It’s gotten to the point where studio period and fantasy epics are as ubiquitous as sequels, remakes, and superheroes. This of course creates a paradox in that the entire reason for the existence of these films is their flash and spectacle. If Wrath of the Titans, a sequel to a remake focusing on a mythological superhero, has taught me anything, it’s that it might be time for these movies to vanish to the ethereal plains…at least for a little while. The latest in a string of underwhelming, despite themselves, period epics, Wrath is a tedious chore as messy in its visuals as it is frustratingly poor in its construction.

The story here is that Perseus (Sam Worthington), having saved the world from both Medusa and the Kraken, is called into hero service again when his father Zeus (Liam Neeson) is taken prisoner by Hades (Ralph Fiennes) and Ares (Edgar Ramirez). The two conspirators plan to use Zeus’ power to release the sinister father of gods: Kronos. I use the word “story” loosely because whatever moments in the film aren’t the chapter distinctions in “How Not to Write to Write a Screenplay” are simply cribbed from Edith Hamilton’s “Mythology”; more accurately from someone reading “Baby’s First Edith Hamilton” picture book. The screenwriters flipped through it, carelessly flopping their fingers on the most eye-catching beasts, exclaiming, “this one, and this one, and this one…put them all in there.” At this point, one intelligent assistant offered, “guys, those aren’t even Perseus stories.” That assistant was then fired.

So many of the set pieces of Wrath are simply regurgitated piles of whatever Greek mythological beasts weren’t in the last film, but have been featured in countless others. It’s a real shame, because I was really hoping the fact that they weren’t confined to the story of the ’81 Clash meant that they were going to do something original and, God forbid, interesting. Instead we get reheated myths surrounded by a poor recreation of elements we’ve seen in other epics. I’m not suggesting that Wrath outright stole these elements, but it’s obvious just how little care was put into giving this film its own distinct identity.

(Some spoilers ahead.)

Judging a film like this based on its writing may seem like judging the wine selection at a NASCAR race, but in the case of Wrath, it does sully the more id-pleasing aspects typically found in fantasy epics. Example? What is Perseus’ motivation? Is it his son Helios? He doesn’t seem to care one iota about him at the end, awkwardly sitting in separate tents like they’ve just broken up and earlier barking orders at him like a servant; not the least bit pleased to have saved his life. Incidentally, this theoretical motivation is further muddied by a basic filmmaking flub early on. There’s a shot of the Chimera coming between Perseus and Helios. We see the beast turn and breath fire in the direction of Helios, everything slows a bit and gets dramatic, and then Perseus slays the Chimera. He then goes immediately into the hut and we no longer see Helios. Any reasonable human being would assume that Helios is dead, but he comes walking back into shot and Perseus seems utterly indifferent to his presence; taking it for granted that the audience somehow psychically knew the boy had lived. If director Jonathan Liebesman had any modicum of talent as a filmmaker he would know that he needed just the briefest of insert shots to show that Perseus had actually saved his son and therefore the heroics of his deeds wouldn’t feel squandered.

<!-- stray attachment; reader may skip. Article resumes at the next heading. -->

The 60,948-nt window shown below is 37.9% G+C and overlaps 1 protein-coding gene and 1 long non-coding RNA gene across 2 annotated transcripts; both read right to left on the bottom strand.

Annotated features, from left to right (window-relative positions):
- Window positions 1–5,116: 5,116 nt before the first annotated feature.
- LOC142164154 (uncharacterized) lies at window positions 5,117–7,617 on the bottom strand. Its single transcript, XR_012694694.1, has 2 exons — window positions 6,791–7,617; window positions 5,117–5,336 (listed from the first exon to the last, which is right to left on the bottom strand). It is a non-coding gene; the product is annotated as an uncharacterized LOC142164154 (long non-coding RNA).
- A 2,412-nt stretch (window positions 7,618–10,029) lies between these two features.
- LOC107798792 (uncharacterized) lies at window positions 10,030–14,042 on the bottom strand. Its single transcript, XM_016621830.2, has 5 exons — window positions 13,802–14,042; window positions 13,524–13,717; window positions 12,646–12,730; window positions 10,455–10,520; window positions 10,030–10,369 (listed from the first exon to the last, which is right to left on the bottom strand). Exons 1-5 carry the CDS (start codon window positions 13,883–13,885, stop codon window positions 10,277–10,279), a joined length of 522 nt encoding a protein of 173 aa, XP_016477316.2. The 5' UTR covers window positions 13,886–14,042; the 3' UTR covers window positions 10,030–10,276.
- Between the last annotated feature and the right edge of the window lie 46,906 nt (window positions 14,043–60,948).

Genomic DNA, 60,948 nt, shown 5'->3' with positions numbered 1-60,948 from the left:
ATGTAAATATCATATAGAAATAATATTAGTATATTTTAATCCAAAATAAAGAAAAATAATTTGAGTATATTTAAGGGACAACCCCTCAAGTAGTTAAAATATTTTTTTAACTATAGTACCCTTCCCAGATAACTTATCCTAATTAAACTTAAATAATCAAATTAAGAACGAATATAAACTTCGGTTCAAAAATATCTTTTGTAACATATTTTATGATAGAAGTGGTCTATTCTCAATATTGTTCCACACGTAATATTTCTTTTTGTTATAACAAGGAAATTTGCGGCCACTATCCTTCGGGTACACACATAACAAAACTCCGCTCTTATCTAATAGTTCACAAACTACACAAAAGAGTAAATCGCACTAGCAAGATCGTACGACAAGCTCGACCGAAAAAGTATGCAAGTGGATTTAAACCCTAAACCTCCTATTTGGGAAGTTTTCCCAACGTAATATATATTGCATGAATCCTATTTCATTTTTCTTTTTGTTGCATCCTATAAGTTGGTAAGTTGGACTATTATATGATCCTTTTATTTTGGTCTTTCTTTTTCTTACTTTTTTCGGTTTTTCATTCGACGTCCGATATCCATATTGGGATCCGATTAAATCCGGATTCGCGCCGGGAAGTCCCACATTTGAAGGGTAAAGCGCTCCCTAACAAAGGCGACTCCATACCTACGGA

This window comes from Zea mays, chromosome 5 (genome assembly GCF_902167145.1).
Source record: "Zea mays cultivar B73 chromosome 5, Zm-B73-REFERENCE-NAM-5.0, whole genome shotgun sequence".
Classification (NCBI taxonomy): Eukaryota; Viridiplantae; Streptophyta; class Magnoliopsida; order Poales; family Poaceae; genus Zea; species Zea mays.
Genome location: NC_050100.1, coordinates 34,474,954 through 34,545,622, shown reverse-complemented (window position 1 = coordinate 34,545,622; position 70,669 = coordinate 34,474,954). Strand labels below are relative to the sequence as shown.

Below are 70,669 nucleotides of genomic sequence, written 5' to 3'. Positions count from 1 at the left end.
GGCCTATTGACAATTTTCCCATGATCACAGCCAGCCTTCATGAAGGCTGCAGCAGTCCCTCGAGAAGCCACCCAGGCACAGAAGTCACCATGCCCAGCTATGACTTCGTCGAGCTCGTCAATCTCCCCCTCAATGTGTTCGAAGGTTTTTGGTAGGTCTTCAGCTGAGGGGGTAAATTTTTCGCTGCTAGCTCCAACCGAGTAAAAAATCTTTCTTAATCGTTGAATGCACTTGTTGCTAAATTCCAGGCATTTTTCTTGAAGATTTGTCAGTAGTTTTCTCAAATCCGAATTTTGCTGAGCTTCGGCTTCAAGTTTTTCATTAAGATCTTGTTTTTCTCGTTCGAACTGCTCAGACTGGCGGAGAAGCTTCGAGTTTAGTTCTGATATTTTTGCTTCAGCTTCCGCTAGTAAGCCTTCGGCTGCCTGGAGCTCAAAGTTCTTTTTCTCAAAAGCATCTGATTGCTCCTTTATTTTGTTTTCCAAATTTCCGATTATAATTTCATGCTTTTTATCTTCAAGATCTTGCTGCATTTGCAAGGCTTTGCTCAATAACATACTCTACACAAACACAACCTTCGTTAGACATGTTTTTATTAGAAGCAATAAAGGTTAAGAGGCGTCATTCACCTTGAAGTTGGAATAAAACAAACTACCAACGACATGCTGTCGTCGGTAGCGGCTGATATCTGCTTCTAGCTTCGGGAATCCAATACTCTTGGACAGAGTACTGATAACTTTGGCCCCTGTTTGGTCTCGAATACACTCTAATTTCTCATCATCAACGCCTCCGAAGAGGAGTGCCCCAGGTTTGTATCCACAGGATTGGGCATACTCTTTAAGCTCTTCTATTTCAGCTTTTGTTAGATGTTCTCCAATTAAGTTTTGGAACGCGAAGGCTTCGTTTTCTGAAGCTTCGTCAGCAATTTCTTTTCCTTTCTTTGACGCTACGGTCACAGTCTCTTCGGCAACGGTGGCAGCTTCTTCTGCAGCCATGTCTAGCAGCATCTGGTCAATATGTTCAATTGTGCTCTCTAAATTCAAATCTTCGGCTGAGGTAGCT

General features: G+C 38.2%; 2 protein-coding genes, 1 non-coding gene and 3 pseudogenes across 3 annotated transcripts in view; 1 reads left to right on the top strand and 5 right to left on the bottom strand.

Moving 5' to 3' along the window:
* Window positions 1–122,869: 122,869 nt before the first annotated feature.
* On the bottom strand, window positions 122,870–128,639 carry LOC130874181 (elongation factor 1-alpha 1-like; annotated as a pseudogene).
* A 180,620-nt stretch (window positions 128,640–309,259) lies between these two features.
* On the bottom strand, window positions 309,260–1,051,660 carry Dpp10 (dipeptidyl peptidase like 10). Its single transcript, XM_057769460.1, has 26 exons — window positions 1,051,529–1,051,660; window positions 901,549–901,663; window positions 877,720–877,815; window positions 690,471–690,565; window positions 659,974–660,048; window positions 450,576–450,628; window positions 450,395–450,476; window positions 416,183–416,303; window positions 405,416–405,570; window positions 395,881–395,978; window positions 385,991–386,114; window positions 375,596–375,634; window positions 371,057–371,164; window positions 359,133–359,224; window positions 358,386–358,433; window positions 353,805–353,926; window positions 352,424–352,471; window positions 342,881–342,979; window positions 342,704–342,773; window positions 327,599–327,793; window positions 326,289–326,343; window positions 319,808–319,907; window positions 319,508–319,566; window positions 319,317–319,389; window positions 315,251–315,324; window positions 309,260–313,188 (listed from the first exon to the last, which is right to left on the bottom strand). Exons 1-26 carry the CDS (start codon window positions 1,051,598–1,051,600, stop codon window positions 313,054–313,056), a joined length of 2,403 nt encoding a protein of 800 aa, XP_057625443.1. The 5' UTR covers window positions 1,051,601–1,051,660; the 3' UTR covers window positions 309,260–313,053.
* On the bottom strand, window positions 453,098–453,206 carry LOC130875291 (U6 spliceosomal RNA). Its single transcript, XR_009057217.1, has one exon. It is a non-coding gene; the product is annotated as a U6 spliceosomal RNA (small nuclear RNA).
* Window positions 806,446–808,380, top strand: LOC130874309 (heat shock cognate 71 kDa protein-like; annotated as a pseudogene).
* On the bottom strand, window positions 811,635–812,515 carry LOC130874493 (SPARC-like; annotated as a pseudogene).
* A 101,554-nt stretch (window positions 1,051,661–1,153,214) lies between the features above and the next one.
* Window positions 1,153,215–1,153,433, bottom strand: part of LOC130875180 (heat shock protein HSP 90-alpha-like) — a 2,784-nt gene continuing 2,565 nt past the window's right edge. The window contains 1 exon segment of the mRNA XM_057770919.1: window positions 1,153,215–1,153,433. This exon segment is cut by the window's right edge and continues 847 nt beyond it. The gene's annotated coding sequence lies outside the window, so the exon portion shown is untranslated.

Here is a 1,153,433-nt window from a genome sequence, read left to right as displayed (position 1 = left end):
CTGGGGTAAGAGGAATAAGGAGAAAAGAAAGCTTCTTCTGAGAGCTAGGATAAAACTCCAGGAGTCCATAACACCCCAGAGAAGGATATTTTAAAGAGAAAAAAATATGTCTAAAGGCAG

So if not to save his son, is Perseus’ motivation to save the world? Maybe, but then why does he only use his demigod powers once, at the very end of the film, and at no other point? It’s not as if those powers were influenced by where he was when he finally used them or some mystical artifact. Zeus literally says, “come on, use your powers” and he does. I’m sure the corpse cobblestones in his wake, formerly his compatriots, would have appreciated his using these powers sooner. So saving the world seems like an unsupported claim, how about other familial ties? He does keep referring to having to save his father, Zeus, but that makes absolutely no sense. In the first film, Perseus’ mortal family was killed by the gods and the entire conceit of the film is that he is rebelling against them as a result. So why all of a sudden is he all lovey dovey with both his deity father and his uncle Poseidon? Yeah, okay, Perseus, you HAVE to save Zeus. I guess we’ll just overlook the fact that the last time you saw him he tried to kill you by RELEASING THE FUCKING KRACKEN! I guess they hashed out this violent feud over beers between the two movies and we don’t need to know about it. Just further evidence of the utter laziness of this script.